The time of wandering had come to an end. For forty years, Israel had been led by Moses as they existed on the edge of the land God had promised to Abraham. Now, it was time for a choice to be made. You may recall how the generation before them had set the path for this wandering journey by choosing to live in fear of the giants who dwelled in the Promised Land. Choosing to live in the self-fulfilling perceptions of their self-perceived weaknesses they had accepted the self-imposed limitations as interpreted by ten of the twelve spies whom Moses had charged with the responsibility of assembling a report about the Promised Land. These were the ten spies who said, “we seemed to ourselves like grasshoppers and so we seemed to them.” Responding to this assessment of the report, the tribes of Israel wanted to go back to the deadly and known reality of the past when they were slaves in Egypt rather than live into the unknown realities of the future.
For forty years, the people of Israel had been wandering in a legacy of doubtful living, but the time of wandering had come to an end as Moses told them, “See, I have set before you today life and prosperity, death and adversity.” It was time for the people of Israel to make a choice that would set the direction of the journey for the generation that would follow them.
Set before them was the choice of living in the blessing of God’s commandments or the choice of turning their hearts away from God. Moses did not want any doubts about the choice being set before the Israelites. Growing up in a legacy of indecision, the time had arrived for a decision.
Dr. Sara Koenig reports that when her children were small, she read parenting advice about how it was helpful to present choices to them by holding her hands out and asking them to physically touch the hand that represented the choice: “Would you like to wear your red sweater (left hand) or your green jacket (right hand)?” The idea is that it is empowering for children to be given a choice, and they can be more confident when they connect their intellectual decision with a physical embodied action. She thought of that advice when she read this story from Deuteronomy, because the choice Moses gives seems utterly obvious: “Would you like to choose life and prosperity (left hand) or death and destruction (right hand)?”
If it’s not inherently obvious that the choice for life is better than the choice for death, Moses adds motivational clauses: if you make this choice, you will live and multiply, you will enjoy many years in the land, God will bless you, and your children will live. And in addition to the positive reinforcement, Moses includes the negative consequences for choosing poorly: you will be destroyed, you will not live long in the land. Why would anyone voluntarily, willingly, or consciously choose death? … The simple choice is not as easy as it appears. It is hard to love God. It is hard to be obedient to God. It is hard to listen to God’s voice with all the distractions and competing voices around us. It is hard to hold fast to God when we are tempted to cling to other things. Therefore, it is hard to make the obvious, right choice for life. It is also the case that a choice for death may not be intentional; we may not realize that we are obviously choosing death instead of choosing life.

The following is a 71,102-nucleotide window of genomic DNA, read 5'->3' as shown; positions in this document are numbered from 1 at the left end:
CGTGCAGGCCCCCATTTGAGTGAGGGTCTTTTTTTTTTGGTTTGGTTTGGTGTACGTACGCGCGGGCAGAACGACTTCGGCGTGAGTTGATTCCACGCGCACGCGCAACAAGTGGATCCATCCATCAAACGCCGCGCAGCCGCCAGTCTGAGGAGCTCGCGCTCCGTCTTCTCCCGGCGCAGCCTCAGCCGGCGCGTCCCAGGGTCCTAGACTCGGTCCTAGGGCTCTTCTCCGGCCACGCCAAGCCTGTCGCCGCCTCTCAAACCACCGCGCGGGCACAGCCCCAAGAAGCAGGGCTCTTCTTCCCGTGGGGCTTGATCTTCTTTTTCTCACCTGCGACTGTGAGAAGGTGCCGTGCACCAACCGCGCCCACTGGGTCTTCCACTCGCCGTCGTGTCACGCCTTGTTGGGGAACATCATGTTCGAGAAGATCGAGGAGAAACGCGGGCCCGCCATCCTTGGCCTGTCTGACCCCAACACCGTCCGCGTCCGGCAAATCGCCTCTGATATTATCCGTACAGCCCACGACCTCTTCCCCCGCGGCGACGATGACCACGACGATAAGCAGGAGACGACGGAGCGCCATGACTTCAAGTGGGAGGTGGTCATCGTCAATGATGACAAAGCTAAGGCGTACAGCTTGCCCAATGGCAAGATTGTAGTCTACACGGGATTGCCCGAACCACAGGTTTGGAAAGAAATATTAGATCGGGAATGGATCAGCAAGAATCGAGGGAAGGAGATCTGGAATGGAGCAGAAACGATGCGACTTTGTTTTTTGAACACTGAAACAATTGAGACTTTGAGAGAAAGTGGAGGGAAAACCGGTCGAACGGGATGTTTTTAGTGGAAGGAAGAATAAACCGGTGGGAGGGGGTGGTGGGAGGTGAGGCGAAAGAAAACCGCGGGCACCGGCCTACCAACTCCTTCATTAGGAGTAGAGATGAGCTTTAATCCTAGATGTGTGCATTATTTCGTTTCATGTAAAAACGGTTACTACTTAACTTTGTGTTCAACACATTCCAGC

More practically, it can be hard to choose life in everyday situations: in a meeting, when having a conversation with someone, while parenting children or making decisions for elderly parents, in traffic, when being criticized, while doing errands, et cetera. Even if it is simple to choose life over death, the choice still requires wisdom and discernment, and even guidance from the Holy Spirit.
As with children, though, it is empowering for us to be given the choice for life. Also, as with children, when we reach out to choose life, we can embody that choice for life not only in what we believe but also through our physical actions. We can choose life by hugging a neighbor who is grieving. We can choose life by falling to our knees in prayer. We can choose life by sharing a meal with a neighbor who is homeless. We can choose life by loving God. We can choose life for ourselves, for other people, for the vulnerable and marginalized, for those we love and those who are hard to love. We can choose life by being obedient to God, by turning to God, and by holding fast to God. We can choose life by seeking God’s kingdom and righteousness.
Set before you today, and every day, are the choices of living in the blessing of God’s commandments or turning your heart away from God.
What is your choice?
Set Before You
by Pastor Marc Brown
September 4, 2022
Accompanying Scriptures: Deuteronomy 30:15-20
Fort Hill United Methodist Church
Order of Worship for September 4, 2022
Scripture Lesson Deuteronomy 30:15-20
The Good News “Set Before You”
Music “Your Will Be Done” by Rich Thompson & Jonny Robinson
Closing Music “Faith” by Mark Hayes